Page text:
Monday, June 11, 2012

The bottom jaw of a Klitchko



The Mayfly continues and despite the change in weather we have seen some very heavy falls of spinners. Heavy rain and wind made conditions tricky and we have just had the average rainfall for the month fall in a day sending the river over its banks for the first time in a long time and flattening a neighbouring field of flax but for over a week it has been raining spent mayfly from around 8pm onwards. Fish continue to feed hard and several more fish over four pound have been put on the bank, one a mean looking cock with the bottom jaw of a

Klitchko, there are also tales of larger fish hooked and lost, all to Mayfly patterns. Olives hatch from mid morning onwards and the number of Sedge is building along with the odd Alder fly but it is the Mayfly bounty that most fish hold out for. A small jack Pike fell to a large Wulff and several large Grayling have also been caught. Several of our visitors who fish elsewhere in the valley have reported instances of fish that have been bunched up and slow to rise.

This can happen here during times of low water and slow weed growth but it is also a tag that is being applied to the increasing numbers of Triploid fish that are now being stocked.

With the June weedcut imminent on this river, the scythe has been serviced and sharpened and put to use on the Itchen where the June weed cut starts a few days earlier. On the Dever there is little to be cut and it will be a short exercise in tidying and titivation but on the Itchen the Ranunculus has been in flower for over a week, the water has gone over the bank and there is plenty enough for bar cutting. The opposite bank is owned by someone else so there must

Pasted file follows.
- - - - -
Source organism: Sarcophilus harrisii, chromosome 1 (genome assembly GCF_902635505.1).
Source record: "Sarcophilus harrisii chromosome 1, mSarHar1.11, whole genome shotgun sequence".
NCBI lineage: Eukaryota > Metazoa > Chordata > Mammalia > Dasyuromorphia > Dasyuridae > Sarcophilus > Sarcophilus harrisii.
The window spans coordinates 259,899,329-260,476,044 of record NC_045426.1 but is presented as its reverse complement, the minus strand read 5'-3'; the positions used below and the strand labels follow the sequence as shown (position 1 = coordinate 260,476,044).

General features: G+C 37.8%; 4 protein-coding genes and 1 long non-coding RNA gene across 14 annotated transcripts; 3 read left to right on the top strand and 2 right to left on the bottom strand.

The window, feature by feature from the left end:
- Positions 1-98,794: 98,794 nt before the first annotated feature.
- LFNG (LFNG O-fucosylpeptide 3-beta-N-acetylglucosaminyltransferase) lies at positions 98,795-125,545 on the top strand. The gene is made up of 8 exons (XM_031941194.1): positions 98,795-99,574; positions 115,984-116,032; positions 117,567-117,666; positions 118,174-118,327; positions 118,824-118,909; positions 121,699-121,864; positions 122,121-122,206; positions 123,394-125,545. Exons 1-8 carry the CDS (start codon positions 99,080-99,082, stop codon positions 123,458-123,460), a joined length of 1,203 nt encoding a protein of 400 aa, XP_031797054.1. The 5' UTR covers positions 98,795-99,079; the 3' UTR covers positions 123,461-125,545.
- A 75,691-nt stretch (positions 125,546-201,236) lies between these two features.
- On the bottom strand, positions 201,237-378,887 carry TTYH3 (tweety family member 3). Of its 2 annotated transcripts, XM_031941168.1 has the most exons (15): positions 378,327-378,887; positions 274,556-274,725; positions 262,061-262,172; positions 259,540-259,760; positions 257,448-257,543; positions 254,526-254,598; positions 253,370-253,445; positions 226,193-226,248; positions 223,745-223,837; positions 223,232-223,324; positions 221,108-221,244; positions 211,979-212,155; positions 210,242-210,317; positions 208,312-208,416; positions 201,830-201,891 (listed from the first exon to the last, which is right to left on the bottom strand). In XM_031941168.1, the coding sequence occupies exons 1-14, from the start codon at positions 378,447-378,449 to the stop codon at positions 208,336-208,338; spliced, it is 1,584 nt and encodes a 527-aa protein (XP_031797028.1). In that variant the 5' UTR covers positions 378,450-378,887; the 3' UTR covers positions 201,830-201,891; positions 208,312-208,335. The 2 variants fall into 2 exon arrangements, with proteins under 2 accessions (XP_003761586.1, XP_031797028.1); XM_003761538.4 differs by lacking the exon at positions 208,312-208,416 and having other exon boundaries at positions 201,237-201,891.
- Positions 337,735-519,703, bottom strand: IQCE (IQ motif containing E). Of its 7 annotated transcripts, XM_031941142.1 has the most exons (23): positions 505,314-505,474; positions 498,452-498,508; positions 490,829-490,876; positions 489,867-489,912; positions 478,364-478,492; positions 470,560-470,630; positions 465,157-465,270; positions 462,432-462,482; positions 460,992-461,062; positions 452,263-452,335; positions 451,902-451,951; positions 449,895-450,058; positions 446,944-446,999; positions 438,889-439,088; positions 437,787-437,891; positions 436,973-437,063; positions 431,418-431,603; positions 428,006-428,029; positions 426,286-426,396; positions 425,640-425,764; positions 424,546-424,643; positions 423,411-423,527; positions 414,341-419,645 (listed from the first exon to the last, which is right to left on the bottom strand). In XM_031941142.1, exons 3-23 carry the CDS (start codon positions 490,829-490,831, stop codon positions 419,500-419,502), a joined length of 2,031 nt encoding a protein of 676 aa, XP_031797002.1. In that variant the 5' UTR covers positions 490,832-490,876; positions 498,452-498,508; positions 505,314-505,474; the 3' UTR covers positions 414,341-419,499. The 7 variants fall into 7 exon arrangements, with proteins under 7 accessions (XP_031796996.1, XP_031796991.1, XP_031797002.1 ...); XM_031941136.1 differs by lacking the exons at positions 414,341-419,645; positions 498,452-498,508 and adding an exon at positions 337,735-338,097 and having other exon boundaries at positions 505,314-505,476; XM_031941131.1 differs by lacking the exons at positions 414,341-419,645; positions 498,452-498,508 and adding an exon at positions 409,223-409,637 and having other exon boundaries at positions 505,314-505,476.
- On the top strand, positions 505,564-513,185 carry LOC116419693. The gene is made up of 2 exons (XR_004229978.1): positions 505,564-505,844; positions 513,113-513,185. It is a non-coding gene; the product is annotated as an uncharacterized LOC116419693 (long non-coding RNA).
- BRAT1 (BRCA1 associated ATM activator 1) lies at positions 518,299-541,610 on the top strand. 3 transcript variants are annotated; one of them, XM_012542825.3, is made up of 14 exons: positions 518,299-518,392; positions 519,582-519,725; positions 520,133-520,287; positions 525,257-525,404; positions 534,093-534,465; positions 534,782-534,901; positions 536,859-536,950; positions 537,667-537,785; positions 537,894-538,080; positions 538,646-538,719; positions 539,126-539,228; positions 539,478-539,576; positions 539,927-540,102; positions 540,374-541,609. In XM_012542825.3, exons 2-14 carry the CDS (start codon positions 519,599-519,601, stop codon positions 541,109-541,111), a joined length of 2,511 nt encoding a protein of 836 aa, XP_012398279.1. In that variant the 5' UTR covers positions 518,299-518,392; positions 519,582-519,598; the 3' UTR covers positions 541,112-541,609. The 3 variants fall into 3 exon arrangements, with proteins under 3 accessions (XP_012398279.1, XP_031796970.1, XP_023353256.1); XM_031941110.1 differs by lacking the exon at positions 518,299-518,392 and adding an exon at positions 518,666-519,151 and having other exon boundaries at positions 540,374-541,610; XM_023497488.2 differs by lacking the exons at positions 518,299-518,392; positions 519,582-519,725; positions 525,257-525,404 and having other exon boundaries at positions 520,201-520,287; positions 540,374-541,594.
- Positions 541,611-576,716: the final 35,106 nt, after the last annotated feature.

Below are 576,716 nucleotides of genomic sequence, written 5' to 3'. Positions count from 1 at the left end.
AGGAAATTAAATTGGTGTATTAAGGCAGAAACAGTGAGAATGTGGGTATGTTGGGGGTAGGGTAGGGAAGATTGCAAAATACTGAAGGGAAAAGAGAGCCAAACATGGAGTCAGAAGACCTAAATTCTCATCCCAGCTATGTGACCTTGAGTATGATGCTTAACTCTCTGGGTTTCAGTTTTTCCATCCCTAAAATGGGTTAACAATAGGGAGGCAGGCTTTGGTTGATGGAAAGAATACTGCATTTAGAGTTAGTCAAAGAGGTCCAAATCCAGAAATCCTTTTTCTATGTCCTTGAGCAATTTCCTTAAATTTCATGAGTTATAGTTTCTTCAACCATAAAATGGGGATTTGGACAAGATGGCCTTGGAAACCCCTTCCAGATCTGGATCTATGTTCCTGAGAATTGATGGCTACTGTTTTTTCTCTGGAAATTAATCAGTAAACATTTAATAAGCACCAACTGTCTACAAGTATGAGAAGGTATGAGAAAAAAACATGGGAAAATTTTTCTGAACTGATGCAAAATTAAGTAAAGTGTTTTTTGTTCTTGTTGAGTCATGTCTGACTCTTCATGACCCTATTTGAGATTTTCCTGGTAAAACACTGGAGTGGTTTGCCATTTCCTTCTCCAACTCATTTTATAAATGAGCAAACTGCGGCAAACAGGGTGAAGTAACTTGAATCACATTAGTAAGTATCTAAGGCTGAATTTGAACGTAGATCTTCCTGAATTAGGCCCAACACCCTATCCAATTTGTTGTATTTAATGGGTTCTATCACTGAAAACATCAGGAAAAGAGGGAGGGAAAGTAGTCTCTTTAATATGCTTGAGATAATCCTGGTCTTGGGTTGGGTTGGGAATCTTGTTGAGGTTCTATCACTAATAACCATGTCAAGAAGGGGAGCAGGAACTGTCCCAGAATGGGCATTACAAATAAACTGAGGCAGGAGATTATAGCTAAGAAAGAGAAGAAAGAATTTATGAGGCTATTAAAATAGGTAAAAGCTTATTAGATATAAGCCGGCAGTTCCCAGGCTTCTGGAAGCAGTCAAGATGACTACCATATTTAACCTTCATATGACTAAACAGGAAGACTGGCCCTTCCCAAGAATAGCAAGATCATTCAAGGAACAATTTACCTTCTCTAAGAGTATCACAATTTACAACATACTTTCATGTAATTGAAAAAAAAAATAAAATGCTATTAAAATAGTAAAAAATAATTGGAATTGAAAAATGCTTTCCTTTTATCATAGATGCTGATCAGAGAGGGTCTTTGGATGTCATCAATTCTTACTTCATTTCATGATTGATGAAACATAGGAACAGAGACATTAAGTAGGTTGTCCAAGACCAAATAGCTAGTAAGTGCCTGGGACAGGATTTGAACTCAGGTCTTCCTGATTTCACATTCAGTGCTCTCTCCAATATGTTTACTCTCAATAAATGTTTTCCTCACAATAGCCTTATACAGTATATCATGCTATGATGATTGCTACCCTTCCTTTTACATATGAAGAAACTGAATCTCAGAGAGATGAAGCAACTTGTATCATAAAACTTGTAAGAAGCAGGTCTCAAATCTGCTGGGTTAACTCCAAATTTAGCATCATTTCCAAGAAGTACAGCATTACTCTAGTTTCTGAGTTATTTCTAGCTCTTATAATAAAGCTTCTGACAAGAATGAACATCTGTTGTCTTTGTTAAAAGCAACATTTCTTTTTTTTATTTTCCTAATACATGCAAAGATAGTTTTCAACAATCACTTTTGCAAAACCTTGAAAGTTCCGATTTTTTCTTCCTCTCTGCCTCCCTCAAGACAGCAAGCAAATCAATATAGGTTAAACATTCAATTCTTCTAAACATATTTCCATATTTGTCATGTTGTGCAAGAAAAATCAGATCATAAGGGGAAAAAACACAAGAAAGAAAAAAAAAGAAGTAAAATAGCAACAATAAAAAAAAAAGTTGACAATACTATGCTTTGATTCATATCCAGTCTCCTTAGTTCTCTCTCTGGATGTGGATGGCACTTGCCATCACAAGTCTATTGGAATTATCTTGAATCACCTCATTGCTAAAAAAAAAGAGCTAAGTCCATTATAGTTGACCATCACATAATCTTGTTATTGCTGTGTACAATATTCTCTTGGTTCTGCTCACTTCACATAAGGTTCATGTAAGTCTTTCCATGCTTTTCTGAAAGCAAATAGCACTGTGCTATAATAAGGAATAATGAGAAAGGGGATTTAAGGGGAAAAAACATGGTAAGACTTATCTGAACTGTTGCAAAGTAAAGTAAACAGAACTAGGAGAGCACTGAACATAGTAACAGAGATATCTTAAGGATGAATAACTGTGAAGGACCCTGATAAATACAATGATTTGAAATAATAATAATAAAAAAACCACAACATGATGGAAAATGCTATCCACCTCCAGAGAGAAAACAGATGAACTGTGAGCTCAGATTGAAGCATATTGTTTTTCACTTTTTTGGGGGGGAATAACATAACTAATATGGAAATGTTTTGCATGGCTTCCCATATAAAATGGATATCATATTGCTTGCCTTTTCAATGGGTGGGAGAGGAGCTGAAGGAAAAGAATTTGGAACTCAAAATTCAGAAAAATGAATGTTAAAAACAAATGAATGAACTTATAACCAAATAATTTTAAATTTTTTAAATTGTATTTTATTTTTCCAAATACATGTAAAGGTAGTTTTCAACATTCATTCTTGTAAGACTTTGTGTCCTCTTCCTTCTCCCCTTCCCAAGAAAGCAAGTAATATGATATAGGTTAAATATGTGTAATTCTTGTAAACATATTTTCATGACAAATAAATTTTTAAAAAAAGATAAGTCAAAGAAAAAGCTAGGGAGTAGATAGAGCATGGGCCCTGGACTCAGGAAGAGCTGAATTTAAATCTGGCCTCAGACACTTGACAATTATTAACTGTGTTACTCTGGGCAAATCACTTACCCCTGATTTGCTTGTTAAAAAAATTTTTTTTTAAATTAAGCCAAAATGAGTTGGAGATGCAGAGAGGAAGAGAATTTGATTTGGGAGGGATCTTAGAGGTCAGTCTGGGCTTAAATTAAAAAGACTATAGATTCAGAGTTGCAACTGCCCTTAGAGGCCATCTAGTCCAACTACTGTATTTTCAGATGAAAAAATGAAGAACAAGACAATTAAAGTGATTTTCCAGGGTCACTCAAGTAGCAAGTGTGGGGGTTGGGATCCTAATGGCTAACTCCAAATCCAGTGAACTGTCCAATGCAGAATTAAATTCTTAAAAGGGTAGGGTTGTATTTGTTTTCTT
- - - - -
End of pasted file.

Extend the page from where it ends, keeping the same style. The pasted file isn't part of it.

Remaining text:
be a certain amount of cooperation between the two as to where the water goes. There was just under a day cutting which was a tad tricky in places for a first time through as the river bed has the odd surprise hole which I have mentally noted for next time. Plenty of fish have been caught from this single bank beat including a ropey looking Rainbow in the top pool with a farm escapee look about it. The Mayfly hatch has also been heavy although a little later than on the Dever. The proprietor fished late last week in the mayfly bonanza and was preparing to leave when a roadworks lorry turned up and out climbed two chaps in waders headlamps and spinning rods. The stretch is fairly isolated and was a place to keep an eye on twenty five years ago when I was seconded to what was then the National Rivers Authority for three months work experience. With the luxuriant weed growth I am not sure what damage they would have done with conventional spinning methods, and with so much road resurfacing carried now out at night I am surprised they got the time, off but with a registration number and the Traffic police depot for the A34 and M3 a mile away it shouldn’t be too difficult to push them elsewhere.



The first Orchids have put in an appearance, about twenty of the paler purple jobs (I need a better flower book) on one of the middle bends, I think there are another two types to come, a darker purple job of similar shape to its lighter version and one that is vivid purple and shaped like a policeman’s helmet, pictures to follow, when they pop up.

Recently this column has drawn the attention of anonymous comments, An honour, and briefly exciting, the chap didn't hold with our current stocking policy and didn't seem to be as busy or enjoying the weekend as much as I was. The tone became irritating as the one eyed thinking of some who prevail in certain quarters bubbled to the surface. With the language of Galafrei and all things Dr Who, the rhetoric rang heavy with “genetic purity, regeneration” and persistence of the enemy” In fishery management terms I was accused of being a dinosaur with the intelligence and ability for free thinking to match. This went on for much of the weekend, and if I’d known who I was talking to I would have happily continued the debate but no name was forthcoming and the Antiques Roadshow was on which seemed rather apt for a dinosaur such as myself so I signed off

Feel free to get in touch, I don't expect everyone to agree or like what I write, and I will do my best to answer any questions, but let’s have a name!

15 comments:

Anonymous said...